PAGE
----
Turkey Addresses PKK Challenge with Kurdish Language Reforms

Publication: Terrorism Focus Volume: 6 Issue: 1

For many years the Turkish state has insisted that no ethnic minority problems exist in Turkey. According to the official discourse, the Kurdistan Workers’ Party (Partiya Karkeren Kurdistan – PKK) is a manifestation of terrorism and Kurdish unrest, resulting from poverty and underdevelopment, in the predominantly Kurdish southeast region of Turkey. For decades, successive governments in Ankara promised to fight insurgency in the southeast via economic development programs, thereby “drying the swamp that produces terrorism” (Hurriyet, November 18, 1997). Most of the southeast remains impoverished, however, and even outside the southeast, many Kurds in Istanbul, in other western Turkish cities, in Europe, and in PKK camps in northern Iraq continue to oppose the Turkish state.

In an encouraging sign that the ruling Justice and Development Party (Adalet ve Kalkınma Partisi – AKP) intends on going beyond sputtering economic development initiatives, the government launched a new 24-hour Kurdish language television station. TRT-6 began its broadcasts on January 1, accompanied by prepared messages from Prime Minister Recep Tayip Erdogan and President Abdulah Gul. President Gul expressed his hopes that the new television station would “further solidify the unity and fraternity of the people,” while Prime Minister Erdogan declared "This is a step which will strengthen our democracy." Erdogan then went on to offer a phrase of encouragement in Kurdish: “TRT Ses bi xer be” (“may TRT-6 be prosperous”). Well known Kurdish singer Rojin added that “The station is an important step towards peace.” The station features “news, films, soaps, and talk shows, dubbed in Kurdish, as well as video clips by Kurdish artists” (trt.net.tr, January 1).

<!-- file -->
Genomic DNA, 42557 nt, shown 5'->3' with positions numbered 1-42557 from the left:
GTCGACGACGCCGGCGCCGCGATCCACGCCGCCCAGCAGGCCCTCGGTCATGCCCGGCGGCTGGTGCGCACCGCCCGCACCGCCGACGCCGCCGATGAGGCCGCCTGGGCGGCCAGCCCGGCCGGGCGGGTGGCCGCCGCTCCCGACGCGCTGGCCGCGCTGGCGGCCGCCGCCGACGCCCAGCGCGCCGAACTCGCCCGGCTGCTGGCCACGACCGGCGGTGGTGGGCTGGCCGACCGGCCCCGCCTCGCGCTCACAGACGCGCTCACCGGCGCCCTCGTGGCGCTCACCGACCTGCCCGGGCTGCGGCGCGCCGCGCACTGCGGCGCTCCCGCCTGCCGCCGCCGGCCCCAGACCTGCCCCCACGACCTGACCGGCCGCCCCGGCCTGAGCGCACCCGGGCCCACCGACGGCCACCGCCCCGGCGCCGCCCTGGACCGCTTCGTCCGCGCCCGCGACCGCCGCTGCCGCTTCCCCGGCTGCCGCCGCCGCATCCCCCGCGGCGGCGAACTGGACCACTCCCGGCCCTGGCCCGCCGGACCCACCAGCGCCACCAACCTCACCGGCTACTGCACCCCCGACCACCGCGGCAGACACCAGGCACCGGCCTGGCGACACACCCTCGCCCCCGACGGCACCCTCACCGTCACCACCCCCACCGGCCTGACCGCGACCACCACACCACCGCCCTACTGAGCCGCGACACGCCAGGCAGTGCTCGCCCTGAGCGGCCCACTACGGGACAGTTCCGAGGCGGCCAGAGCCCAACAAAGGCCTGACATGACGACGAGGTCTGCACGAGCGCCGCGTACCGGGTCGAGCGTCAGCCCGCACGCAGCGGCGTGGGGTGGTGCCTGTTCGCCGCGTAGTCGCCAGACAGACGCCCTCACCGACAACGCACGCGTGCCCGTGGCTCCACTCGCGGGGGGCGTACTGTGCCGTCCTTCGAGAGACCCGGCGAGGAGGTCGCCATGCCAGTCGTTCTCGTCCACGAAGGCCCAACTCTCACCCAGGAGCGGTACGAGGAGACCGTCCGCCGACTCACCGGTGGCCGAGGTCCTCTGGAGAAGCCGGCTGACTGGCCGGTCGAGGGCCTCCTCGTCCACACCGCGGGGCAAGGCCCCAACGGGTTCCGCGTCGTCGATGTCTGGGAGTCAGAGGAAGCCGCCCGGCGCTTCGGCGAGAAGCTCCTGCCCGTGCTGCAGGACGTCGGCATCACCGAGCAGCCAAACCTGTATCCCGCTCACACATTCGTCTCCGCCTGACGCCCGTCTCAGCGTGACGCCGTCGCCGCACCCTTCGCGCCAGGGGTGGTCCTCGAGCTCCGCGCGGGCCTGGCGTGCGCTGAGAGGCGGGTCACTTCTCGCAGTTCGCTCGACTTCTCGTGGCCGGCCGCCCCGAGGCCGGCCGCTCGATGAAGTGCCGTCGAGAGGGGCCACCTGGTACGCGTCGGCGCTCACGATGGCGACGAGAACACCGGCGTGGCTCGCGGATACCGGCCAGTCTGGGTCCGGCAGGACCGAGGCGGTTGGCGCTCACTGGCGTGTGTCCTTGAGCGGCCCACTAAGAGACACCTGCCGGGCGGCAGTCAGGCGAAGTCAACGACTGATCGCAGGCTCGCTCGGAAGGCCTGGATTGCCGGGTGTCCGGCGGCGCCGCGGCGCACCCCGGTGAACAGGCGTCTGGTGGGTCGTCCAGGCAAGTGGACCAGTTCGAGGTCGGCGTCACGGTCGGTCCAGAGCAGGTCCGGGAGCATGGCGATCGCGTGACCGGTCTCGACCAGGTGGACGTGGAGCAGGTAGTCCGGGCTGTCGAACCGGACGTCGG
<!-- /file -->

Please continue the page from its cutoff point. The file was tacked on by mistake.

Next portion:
It now seems difficult to believe that, until 1991, Ankara refused to even officially admit that any Kurds lived in Turkey (Kurds account for some 20% of Turkey’s 72 million people), and official discourse refused to acknowledge that a Kurdish language existed. The Prime Minister’s ability and willingness to offer, in Kurdish, his best wishes to a new state-sponsored Kurdish language television station, attests to the opening created by recent Turkish democratic and liberalizing reforms. Writing for the pro-AKP daily Today’s Zaman, columnist Ihsan Dagi describes the importance of TRT-6: “Given the way Kurdish has been treated by the Turkish state over the decades, the establishment of a Kurdish TV channel by the state is a true revolution. Moreover, I think it is an apology from the state to its Kurdish citizens” (Today’s Zaman, January 5).